THE STRANGER THAT WAS SPRING crept into town at 3:03 a.m. last Wednesday, and Donna Henes was waiting.
She had the usual 360 eggs, and her drum and her oils and some but not all of her loyal following. Come on, how many people are going to show up, where Christopher St. meets the Hudson River, at that hour, after an all-day rain, to try to stand an egg on end?
That's right, not many. We could print every one of the 50 names and still have room for their favorite omelette recipes. Henes has been New York's official greeter of the first minute of spring for the past 21 years.
Here she is, thousands of eggs later, and her enthusiasm for the subject is a wonderful thing to see. She has stood eggs at attention at Battery Park City, the World Trade Center, the Vietnam Veterans Plaza, the South St. Seaport, Ralph Bunche Park next to the UN, Santa Fe, N.M., Chapel Hill, N.C. and Jay St., Brooklyn.
"I have personally done it as high as the fourth floor," she says. "I know people who have done it on the eighth floor. I can't believe 100 stories would make a difference." She has a photo of an egg, doing its spring thing, on a cabin cruiser in the Caribbean.
One of these March 20ths she intends to hand an egg to a working flight attendant. She's thinking of asking a zoo if she can borrow an ostrich egg. I wonder if it's been done in a submarine and she takes the plunge. "That would be good to know," she says."
She's been told Albert Einstein stood eggs on end in the 1940s. The fat end. You don't have to be an Einstein to figure that out. NBC's Al Roker came by once, with a camera crew, "and he wouldn't leave until his egg stood up."
The ancient Chinese did it first, she explains, believing that it would bring good luck for the whole year. "I'm not saying that if it didn't stand up spring wouldn't arrive, or that you wouldn't have good luck if you couldn't stand it up," she says.
How did they figure it out, this beautiful thing between eggs and spring? Did the Chinese try to balance an egg every day of the year and discover they were batting the same one-for-365? She doesn't know. A Japanese physicist, visiting New York, came to one of her spring ceremonies "and he told me he wrote an article on the subject. He sent it to me." It's in Japanese.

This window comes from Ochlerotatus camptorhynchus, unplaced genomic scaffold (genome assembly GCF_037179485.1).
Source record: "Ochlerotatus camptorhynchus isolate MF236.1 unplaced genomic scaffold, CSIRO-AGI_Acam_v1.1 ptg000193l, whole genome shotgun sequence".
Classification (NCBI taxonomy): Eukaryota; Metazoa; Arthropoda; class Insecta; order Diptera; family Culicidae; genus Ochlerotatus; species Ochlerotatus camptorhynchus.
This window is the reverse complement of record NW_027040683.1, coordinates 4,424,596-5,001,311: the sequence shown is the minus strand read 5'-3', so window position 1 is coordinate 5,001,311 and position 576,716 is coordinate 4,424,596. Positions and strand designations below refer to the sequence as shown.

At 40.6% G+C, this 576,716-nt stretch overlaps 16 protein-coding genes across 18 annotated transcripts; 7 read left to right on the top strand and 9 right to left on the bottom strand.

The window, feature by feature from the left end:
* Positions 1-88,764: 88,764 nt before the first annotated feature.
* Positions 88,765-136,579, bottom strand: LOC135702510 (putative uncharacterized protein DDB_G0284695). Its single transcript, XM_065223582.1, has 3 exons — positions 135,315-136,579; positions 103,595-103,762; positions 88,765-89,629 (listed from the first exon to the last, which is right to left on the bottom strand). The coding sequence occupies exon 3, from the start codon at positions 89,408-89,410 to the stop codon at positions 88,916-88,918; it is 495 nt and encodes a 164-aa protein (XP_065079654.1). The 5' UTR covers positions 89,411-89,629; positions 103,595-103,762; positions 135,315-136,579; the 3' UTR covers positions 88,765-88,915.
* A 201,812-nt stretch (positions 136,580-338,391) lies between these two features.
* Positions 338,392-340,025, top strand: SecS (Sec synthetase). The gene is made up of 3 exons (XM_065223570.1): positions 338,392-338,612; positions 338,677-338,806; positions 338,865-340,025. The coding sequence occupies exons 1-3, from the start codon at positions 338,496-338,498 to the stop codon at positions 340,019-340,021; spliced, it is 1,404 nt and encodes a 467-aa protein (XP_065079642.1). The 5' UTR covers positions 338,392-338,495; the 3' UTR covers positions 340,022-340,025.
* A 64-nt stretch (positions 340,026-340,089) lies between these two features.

Henes' home is a loft not far from Grand Army Plaza, where she shares space with Bud ("My All-American mutt") and Ola, a yellow-headed cockatiel who flew into her life while she was walking through the Botanic Gardens last June. So her enthusiasms now include cockatiels.
When Henes opened the door for me, Ola was on her shoulder. "I haven't eaten chicken since she's been here," Henes says, lowering her voice."
She does eat eggs. One spring, when arrival time was just after 5 a.m. (spring is never a little late), she collected the standees and cooked them on a grill. They had doughnuts and coffee, too. The ceremony celebrates the sun crossing the plane of the equator, making night and day the same length, "but nobody's wearing white robes or doing voodoo," she says. "Sometimes we have a drum." She has bags hanging from her clothes "with oils, that I hand out." But nobody's wearing robes.
"You hold the eggs," she says, "you balance it, and you can feel something. Maybe it's the yoke dropping down, I don't know. But it feels like it's getting heavy on the bottom." Suddenly, they're standing; brown, white, medium, extra large, Waldbaum's or free-range, it doesn't matter.
HENES ASKS THE CROWD to "promise to walk on the world as if we're walking on eggs. To protect the environment. If we're part of nature, we can act in more responsible ways." She cleans up the mess and goes home with 300 eggs, which she'll donate to a shelter.
Next year, the magic moment is 8:55 a.m. "That'll be huge," she says. White robes or no white robes.